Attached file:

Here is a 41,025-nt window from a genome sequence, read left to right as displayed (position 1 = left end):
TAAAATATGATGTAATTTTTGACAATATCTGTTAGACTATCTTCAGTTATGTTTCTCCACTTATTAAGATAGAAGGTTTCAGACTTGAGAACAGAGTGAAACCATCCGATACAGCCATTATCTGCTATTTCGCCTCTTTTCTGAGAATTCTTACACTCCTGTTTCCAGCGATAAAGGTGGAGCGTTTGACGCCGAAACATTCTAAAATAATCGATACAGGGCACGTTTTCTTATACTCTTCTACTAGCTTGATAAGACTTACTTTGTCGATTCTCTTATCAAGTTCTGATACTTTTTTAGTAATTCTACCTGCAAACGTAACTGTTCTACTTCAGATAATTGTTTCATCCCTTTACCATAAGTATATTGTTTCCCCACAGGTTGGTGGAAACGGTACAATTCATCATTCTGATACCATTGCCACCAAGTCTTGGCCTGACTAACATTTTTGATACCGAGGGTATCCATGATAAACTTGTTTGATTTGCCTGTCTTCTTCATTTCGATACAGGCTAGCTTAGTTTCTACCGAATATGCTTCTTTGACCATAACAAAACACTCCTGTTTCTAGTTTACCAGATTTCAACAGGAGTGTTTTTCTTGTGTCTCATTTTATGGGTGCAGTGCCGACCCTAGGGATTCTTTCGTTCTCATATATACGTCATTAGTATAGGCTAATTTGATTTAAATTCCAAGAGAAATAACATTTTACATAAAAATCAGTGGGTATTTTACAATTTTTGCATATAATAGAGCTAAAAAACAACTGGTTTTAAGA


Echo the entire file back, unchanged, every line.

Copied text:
Here is a 41,025-nt window from a genome sequence, read left to right as displayed (position 1 = left end):
TAAAATATGATGTAATTTTTGACAATATCTGTTAGACTATCTTCAGTTATGTTTCTCCACTTATTAAGATAGAAGGTTTCAGACTTGAGAACAGAGTGAAACCATCCGATACAGCCATTATCTGCTATTTCGCCTCTTTTCTGAGAATTCTTACACTCCTGTTTCCAGCGATAAAGGTGGAGCGTTTGACGCCGAAACATTCTAAAATAATCGATACAGGGCACGTTTTCTTATACTCTTCTACTAGCTTGATAAGACTTACTTTGTCGATTCTCTTATCAAGTTCTGATACTTTTTTAGTAATTCTACCTGCAAACGTAACTGTTCTACTTCAGATAATTGTTTCATCCCTTTACCATAAGTATATTGTTTCCCCACAGGTTGGTGGAAACGGTACAATTCATCATTCTGATACCATTGCCACCAAGTCTTGGCCTGACTAACATTTTTGATACCGAGGGTATCCATGATAAACTTGTTTGATTTGCCTGTCTTCTTCATTTCGATACAGGCTAGCTTAGTTTCTACCGAATATGCTTCTTTGACCATAACAAAACACTCCTGTTTCTAGTTTACCAGATTTCAACAGGAGTGTTTTTCTTGTGTCTCATTTTATGGGTGCAGTGCCGACCCTAGGGATTCTTTCGTTCTCATATATACGTCATTAGTATAGGCTAATTTGATTTAAATTCCAAGAGAAATAACATTTTACATAAAAATCAGTGGGTATTTTACAATTTTTGCATATAATAGAGCTAAAAAACAACTGGTTTTAAGA